Have you learned a foreign language? How long did it take? What strategies helped? If you could learn any language, what would it be and why?


Free Edward Snowden: The Smear of Snowden is 1984 made Real

A few weeks ago, as we are now well-acquainted with, government contractor Edward Snowden leaked some information about the government’s surveillance programs which include the seizure and analysis of personal communication data from such companies as Verizon, Facebook, Yahoo, Microsoft, Google, and others. Snowden was hiding out in Hong Kong to avoid retribution for his whistle-blower efforts to alert the public to the extent of the federal government’s data collection. He is now on the run.

At first, this made a pretty big stir with newspapers and citizens expressing outrage especially as this came in the wake of revelations of executive seizure of journalists’ phone records.

But then the coverage changed and in a very disturbing way. President Obama and various Congressmen not only defended the programs, but acted as though they were routine, well-established and not newsworthy. Then came the attacks on Snowden’s person that he was low-level, interested in notoriety and had no business fleeing the country. As if any of that would discredit the information revealed. Sadly, these NSA programs are real regardless of the merit of the messengers who pulled the curtain off them. The undermining of Edward Snowden as a noble person is nothing more than a basic ad hominem tactic. Though ad hominems are logical fallacies, they often work with surprising ease and success. That is happening this time.

In the ensuing weeks, national outrage about the unprecedented level of government snooping has quelled. It barely makes headlines. When it is mentioned, Snowden is presented as a traitor.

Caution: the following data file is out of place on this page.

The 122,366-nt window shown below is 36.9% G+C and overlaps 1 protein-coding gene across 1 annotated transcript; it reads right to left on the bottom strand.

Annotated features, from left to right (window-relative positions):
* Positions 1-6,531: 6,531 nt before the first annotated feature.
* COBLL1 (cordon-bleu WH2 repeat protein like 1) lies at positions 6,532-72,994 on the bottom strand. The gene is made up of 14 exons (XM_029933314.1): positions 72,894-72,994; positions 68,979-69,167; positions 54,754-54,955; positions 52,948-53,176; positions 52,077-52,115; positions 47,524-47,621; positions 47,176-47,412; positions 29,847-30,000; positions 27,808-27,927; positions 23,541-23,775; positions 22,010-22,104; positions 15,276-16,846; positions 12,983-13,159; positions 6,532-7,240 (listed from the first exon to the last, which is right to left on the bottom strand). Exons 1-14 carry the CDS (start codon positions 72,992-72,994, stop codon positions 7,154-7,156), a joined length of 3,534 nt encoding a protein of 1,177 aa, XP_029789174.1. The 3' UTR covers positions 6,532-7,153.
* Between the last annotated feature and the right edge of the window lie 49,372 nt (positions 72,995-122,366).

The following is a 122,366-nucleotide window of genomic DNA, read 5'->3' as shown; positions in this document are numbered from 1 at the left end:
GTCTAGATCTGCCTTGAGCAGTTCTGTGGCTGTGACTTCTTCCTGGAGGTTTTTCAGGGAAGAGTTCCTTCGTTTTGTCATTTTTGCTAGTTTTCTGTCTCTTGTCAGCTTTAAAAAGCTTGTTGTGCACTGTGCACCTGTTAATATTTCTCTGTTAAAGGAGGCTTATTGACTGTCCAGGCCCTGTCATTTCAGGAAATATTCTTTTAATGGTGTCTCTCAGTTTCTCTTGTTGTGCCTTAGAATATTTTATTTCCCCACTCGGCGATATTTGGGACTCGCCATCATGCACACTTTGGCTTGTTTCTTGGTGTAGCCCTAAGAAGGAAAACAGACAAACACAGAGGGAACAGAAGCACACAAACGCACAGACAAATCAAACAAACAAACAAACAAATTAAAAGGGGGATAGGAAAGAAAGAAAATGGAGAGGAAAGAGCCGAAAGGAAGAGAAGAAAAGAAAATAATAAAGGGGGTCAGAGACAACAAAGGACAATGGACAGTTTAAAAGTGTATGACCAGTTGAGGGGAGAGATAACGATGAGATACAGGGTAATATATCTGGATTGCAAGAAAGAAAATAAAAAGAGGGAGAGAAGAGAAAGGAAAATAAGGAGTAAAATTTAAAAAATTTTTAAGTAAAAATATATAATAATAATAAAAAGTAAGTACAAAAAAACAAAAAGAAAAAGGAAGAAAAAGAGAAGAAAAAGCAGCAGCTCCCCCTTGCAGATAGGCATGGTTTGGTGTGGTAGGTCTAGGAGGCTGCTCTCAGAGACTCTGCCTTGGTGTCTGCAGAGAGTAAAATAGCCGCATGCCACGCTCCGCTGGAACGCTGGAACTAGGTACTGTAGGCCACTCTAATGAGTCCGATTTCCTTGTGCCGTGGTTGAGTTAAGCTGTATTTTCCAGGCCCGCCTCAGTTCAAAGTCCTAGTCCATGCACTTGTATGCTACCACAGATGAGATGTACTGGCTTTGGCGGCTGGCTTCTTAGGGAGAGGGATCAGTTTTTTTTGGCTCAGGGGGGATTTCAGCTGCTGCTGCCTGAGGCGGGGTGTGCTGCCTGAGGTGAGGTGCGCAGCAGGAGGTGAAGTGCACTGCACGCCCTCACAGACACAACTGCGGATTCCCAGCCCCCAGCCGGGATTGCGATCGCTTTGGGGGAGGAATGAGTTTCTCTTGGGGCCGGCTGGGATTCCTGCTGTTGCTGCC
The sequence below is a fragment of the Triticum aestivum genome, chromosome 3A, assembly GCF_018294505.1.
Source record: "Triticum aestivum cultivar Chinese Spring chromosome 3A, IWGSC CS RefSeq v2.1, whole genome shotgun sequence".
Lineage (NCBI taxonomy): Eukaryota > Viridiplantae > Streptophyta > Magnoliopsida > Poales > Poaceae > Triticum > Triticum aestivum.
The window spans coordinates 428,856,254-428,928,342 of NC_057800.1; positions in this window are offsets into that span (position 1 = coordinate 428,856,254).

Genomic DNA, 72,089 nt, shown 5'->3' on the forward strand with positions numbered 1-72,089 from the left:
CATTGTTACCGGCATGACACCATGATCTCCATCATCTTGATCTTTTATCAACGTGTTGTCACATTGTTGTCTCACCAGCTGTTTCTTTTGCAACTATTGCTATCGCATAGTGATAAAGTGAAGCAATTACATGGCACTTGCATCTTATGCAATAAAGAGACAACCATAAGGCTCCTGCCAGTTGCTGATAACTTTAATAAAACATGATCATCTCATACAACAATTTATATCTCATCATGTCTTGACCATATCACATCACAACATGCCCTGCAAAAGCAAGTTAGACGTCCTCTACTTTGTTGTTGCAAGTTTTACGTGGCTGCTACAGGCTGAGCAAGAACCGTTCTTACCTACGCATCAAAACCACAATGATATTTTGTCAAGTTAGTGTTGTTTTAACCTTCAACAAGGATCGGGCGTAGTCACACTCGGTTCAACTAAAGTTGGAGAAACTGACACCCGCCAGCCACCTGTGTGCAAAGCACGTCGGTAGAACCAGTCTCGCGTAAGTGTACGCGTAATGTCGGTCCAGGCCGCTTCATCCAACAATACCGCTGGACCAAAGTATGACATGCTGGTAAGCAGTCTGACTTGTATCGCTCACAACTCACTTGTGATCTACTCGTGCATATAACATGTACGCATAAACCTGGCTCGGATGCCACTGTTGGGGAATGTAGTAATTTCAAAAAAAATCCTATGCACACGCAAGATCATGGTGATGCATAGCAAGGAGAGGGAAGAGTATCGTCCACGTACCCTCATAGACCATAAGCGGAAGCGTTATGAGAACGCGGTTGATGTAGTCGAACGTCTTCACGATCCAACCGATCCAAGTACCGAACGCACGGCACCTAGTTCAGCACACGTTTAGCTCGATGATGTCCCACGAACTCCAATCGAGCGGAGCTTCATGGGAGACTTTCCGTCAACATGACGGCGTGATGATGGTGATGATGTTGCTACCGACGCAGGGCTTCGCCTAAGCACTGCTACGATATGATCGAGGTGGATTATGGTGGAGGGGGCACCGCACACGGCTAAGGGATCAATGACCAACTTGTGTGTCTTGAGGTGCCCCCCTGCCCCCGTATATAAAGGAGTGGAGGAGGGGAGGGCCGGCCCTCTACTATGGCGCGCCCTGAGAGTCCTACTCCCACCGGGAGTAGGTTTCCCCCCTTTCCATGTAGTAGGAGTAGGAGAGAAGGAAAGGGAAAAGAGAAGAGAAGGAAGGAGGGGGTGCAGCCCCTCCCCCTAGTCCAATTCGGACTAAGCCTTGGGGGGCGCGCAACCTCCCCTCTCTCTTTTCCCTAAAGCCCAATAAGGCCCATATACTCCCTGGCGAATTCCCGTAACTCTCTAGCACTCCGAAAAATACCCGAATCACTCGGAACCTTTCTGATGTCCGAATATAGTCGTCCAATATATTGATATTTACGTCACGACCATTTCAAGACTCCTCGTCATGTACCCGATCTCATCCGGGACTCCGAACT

This is shocking and scary.

Snowden did not reveal any dangerous information that compromised sensitive programs or persons (unlike Julian Asaange’s Wikileaks scandal that outed many undercover agents and lead to their deaths). Snowden only alerted us to government programs that target living, breathing American citizens and thousands (millions?) of people around the globe. And for his trouble, he is being charged with spying! [Note: If there is more to this than I realize, and there was dangerous information involved, I would be willing to reconsider my view.]

The spin regarding the Snowden leaks amounts to 1984-esque suppression of historical facts, manipulation of public opinion, and a troubling induction of amnesia in our collective memory.

I don’t talk politics much because as a trained student of political theory, I am often jaded and have views that fall far away from that of both Republicans and Democrats. But this is important. Here is my analysis of the Snowden coverage and six reasons why the spin amounts to tactics used by the totalitarian regime of George Orwell’s dystopian novel, 1984Continue reading